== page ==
Blog 2: Work Culture

What is work culture? As a cultural anthropologist, I understand “culture” to be an amorphous yet all-encompassing concept. In a workplace, the culture could be manifested in the language, dress code, how people interact with each other etc. Those external manifestations of culture also say a lot about the core of this organization and the people. Am I always expected to use formal language, suit up and maintain perfect punctuality? Do I have freedom in deciding my own pace and applying my ideas to my assignments and projects? Those traits say a lot to me about how employers value employees and expectation of this job.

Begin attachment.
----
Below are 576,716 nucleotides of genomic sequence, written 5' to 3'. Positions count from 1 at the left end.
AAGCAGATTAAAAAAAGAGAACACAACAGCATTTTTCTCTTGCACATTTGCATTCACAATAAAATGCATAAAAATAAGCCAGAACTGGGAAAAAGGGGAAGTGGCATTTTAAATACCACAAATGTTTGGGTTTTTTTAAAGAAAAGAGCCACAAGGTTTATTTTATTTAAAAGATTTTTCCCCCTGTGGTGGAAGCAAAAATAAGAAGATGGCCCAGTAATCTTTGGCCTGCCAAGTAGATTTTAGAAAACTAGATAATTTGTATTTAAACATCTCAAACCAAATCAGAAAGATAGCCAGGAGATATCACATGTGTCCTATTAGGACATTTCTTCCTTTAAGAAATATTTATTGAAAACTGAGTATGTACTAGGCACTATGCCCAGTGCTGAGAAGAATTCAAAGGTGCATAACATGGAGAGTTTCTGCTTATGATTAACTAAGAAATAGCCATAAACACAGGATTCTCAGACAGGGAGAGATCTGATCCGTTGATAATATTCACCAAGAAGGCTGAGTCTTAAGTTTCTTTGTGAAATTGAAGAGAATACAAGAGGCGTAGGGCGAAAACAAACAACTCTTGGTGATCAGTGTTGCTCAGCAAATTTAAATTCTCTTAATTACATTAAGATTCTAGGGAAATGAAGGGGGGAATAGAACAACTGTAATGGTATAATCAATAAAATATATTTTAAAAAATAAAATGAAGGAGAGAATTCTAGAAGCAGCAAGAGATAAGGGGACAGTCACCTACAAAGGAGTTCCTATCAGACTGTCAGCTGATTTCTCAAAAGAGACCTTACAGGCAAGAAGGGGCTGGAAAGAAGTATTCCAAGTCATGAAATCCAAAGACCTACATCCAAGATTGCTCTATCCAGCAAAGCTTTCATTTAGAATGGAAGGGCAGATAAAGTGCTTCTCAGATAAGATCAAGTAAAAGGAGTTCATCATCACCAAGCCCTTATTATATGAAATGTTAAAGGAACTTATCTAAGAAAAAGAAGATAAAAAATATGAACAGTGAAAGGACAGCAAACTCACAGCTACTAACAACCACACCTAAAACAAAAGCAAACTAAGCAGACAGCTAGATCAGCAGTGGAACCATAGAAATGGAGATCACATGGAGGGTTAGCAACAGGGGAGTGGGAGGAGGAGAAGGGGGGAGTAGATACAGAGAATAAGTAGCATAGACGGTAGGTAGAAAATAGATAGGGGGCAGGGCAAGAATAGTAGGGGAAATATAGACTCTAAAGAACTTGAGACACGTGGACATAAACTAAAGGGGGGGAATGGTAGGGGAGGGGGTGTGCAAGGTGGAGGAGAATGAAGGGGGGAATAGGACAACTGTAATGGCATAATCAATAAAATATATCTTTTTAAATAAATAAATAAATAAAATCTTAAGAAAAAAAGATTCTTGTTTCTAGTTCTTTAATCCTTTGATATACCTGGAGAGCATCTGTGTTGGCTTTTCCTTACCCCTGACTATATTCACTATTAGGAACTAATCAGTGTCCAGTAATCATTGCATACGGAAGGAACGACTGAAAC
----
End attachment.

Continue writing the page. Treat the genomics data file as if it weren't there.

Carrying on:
Asian Americans Advancing Justice is like many other non-profit organizations in Washington DC. It is immersed in the metro DC environment, where people talk about politics and get much more formal than those in Ann Arbor. It is focused, on the niche of the civil rights that it advocates for with a group of analysts and activists who are passionate about the similar issues. This is what I like about it, that this organization is united in strategic planning and different departments work together to utilize their strengths respectively to achieve the same goal. I used to work in the policy and litigation department, and now taking this new position in the communications department, my assignments changed but not the core of work we are all trying to accomplish. In terms of employer and employee relationship, I also have a reasonable degree of freedom, where I can freely incorporate my understanding in my assignments and contribute to larger strategic thinking. This passion-driven, respectful and free work culture is growing on me.

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